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Showing posts from March, 2019

Week 13: Walking Forward

One of the most important lessons I learned early in my healthcare administration career was the importance of continuing to move forward even in a time of crisis. Even when times are tough and a crisis has to be addressed and everything seems like it is temporarily halted and frozen in space and time, operations must keep moving forward. Saying, "Okay, everyone stop where you are, so we can deal with this problem," just isn't an option. The thought of moving forward in crisis has been on my mind the past few weeks as the situation in Nebraska unfolds. Emergency needs have arisen for livestock, for livelihoods, for schools, for water, for safety, for health. Individuals, communities and civic organizations are responding in reaction mode to get the state of Nebraska up and running again. Still, for those individuals involved, each day has to be a step forward. They still must go about the daily business of their lives and even the daily business of business. We someti

Week 12: Walking in Nebraska

As I thought about this week's 12,000 steps and all that is happening in the Midwest right now, the song, "Walking in Memphis," kept coming to mind. The song is about the writer's stroll through Memphis as he greets the ghosts of the past who paved the way before him. As I walked this week, I thought of my own ghosts of the past as I walked through Nebraska. Only my thoughts were there in a different way. I thought about all the hours I spent nearly every day walking in Nebraska. When I lived in central Nebraska, I lived along a trail that was built above a canal. I can still see the still water laying maybe a few inches deep in the bottom of the canal. I can see the blue firefly riding along on my shoelaces, and feel the breeze of the trees by the lake where I first used a paddle boat. I can hear my friends from the hospital where I worked laughing as we met early on Saturday mornings at my place to go running/walking along the trail and then have coffee. I can see

Be Strong For Nebraska

I was awakened the other night by howling winds in our area. My dog was frightened and woke me up. I told myself it was nothing, I had lived in Nebraska, and I had been through windier days than this one. Little did I know that very night, Nebraska, my former home, was being hit hard with a devastating blizzard, referred to as a "bomb cyclone," and was experiencing road closures, freezing, and flooding of disastrous proportions across the state. As I saw pictures coming in across social media and from friends, I was saddened by the destruction and devastation that was sweeping across the great state of Nebraska. It's difficult to see towns I had visited with friends or roads I took to work, or even highways I'm sure I drove on...destroyed, underwater, and chunks of ice lying in pastures where cattle were supposed to be grazing. Instead, cattle were running for their lives, as ranchers struggled to round up cattle that were the very essence of their livelihoods. Wh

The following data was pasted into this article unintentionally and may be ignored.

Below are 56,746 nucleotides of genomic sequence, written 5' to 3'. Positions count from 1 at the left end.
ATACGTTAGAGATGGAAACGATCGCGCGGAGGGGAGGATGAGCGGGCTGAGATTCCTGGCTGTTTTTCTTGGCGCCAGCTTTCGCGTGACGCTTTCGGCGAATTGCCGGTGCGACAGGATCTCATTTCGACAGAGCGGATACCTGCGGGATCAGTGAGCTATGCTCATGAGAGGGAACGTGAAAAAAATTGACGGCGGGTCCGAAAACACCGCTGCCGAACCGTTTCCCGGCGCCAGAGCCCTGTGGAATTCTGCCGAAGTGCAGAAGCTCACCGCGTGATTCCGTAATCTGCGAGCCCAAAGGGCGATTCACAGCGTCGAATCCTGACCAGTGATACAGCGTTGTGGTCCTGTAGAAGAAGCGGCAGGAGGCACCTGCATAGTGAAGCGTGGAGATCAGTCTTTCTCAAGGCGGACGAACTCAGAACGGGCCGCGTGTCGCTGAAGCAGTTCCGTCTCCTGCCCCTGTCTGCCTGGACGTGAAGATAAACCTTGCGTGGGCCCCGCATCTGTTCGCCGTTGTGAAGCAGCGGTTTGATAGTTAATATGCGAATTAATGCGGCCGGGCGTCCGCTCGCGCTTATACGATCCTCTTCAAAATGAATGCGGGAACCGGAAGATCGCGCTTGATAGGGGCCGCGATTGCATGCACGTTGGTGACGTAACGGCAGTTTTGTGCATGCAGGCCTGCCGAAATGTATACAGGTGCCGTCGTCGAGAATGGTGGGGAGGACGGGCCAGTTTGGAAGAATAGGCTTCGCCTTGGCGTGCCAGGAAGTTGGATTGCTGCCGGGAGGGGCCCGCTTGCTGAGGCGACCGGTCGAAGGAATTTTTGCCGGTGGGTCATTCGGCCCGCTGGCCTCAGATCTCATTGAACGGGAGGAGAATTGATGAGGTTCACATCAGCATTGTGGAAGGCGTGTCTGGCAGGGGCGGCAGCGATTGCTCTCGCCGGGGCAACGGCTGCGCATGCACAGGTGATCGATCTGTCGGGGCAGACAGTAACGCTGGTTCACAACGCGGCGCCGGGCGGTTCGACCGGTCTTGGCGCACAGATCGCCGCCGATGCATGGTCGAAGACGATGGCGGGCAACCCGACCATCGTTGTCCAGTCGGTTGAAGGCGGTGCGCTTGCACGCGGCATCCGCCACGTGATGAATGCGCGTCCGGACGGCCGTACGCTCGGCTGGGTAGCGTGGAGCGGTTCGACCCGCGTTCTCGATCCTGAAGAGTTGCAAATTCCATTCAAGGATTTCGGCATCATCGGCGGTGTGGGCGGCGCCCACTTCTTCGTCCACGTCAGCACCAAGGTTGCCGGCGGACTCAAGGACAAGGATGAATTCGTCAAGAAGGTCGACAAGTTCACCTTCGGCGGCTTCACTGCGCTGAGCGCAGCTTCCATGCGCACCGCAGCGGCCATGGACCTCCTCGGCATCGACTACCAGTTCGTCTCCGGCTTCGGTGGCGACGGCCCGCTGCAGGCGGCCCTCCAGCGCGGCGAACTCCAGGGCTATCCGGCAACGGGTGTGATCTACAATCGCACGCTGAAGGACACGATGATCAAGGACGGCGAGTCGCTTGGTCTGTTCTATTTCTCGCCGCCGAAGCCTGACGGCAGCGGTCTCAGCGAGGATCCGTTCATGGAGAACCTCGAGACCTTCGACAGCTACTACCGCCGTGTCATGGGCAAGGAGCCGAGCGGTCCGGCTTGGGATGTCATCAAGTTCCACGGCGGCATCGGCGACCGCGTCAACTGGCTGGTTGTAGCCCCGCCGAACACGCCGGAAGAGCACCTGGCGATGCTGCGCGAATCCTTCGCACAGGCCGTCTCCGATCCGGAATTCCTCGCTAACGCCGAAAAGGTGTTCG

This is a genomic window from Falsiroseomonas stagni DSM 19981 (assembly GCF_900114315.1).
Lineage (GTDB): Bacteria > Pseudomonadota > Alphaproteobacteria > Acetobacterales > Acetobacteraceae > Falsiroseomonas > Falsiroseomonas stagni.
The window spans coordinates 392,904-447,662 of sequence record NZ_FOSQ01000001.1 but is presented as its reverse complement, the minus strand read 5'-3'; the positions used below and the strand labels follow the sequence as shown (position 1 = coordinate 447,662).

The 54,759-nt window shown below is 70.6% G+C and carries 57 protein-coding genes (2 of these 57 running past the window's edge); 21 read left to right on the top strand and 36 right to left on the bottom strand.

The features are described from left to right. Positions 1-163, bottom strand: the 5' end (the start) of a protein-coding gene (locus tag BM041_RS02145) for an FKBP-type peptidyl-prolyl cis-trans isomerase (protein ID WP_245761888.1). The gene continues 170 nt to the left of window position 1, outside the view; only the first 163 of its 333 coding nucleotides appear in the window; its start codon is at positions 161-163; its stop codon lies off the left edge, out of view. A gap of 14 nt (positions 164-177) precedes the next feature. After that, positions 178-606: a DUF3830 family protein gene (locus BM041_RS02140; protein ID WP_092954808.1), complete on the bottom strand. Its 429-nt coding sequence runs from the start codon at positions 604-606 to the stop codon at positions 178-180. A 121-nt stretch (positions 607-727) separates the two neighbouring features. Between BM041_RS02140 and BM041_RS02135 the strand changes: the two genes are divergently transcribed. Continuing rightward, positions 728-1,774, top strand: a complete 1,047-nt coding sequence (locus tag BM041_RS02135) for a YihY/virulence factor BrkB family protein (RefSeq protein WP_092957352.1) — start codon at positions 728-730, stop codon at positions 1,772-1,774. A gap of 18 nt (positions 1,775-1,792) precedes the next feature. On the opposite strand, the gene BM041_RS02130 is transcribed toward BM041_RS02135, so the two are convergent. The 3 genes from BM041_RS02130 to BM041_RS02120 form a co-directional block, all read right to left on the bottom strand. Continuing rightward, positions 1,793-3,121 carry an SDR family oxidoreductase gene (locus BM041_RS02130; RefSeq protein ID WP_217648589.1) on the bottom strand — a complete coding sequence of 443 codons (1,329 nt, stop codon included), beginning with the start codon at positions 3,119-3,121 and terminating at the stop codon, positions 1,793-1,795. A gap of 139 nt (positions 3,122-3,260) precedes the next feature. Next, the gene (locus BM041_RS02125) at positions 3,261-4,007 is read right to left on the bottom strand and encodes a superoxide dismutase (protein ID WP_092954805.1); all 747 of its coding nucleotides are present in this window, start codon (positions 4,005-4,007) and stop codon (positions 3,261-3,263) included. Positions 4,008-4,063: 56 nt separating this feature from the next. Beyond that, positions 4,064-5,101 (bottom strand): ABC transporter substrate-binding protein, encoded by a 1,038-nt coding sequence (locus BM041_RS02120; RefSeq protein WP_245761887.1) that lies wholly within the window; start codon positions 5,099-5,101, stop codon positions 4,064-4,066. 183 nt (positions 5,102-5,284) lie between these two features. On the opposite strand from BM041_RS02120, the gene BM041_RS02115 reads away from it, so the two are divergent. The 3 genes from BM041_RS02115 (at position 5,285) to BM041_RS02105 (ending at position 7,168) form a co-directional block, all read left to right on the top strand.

Week 11: Walk For A Release

I first realized the concept of walking for an emotional release a couple of years after living in the Kansas City area. I had been out walking several miles one day after work. It was a beautiful evening, the sun was shining, walkers were friendly. Everything seemed picture perfect. Then, when I walked into the door of my home, I started crying. I wondered to myself, "Why on earth am I crying? What is this about? I just had a great day." I did, in fact, have a great day. I liked my job at the time, I felt like I was making a difference in the world, I had things to do, places to go, people to see. I also under the surface was upset about so many things. The tears that day weren't about my day, or even about that week, or especially about that walk...they were an emotional release I felt after having exercised. Exercise often can be an emotional release because the energy we usually use to keep it all together, we have used up in our exercise routine. Then, we are amazi

Week 10: 10,000 Steps!

This week, we are at 10,000 steps. I remember last summer when I first began tracking my steps every day. I thought at first that 10,000 steps a day seemed like a lot. However, I was quickly taking 10,000 steps in my daily workout. This, for some reason, was difficult for others to believe that I walk 10,000 steps a somehow it was a goal I couldn't achieve. Maybe it was a goal they didn't believe they could achieve. First of all, 10,000 steps aren't as many as you might think. It's roughly a five miles workout, which I can do outside in less than two hours. My normal walking pace is about one mile every twenty minutes. I could complete a 10,000 steps workout outside in about 1 hour 40 minutes. I usually put in some earbuds, turn on my favorite walking playlist, and away I go. Before I know it, it's time to go home. Usually, I get home and find that I walked more than 10,000 steps. What if you aren't at that point, you ask? That's okay, too. T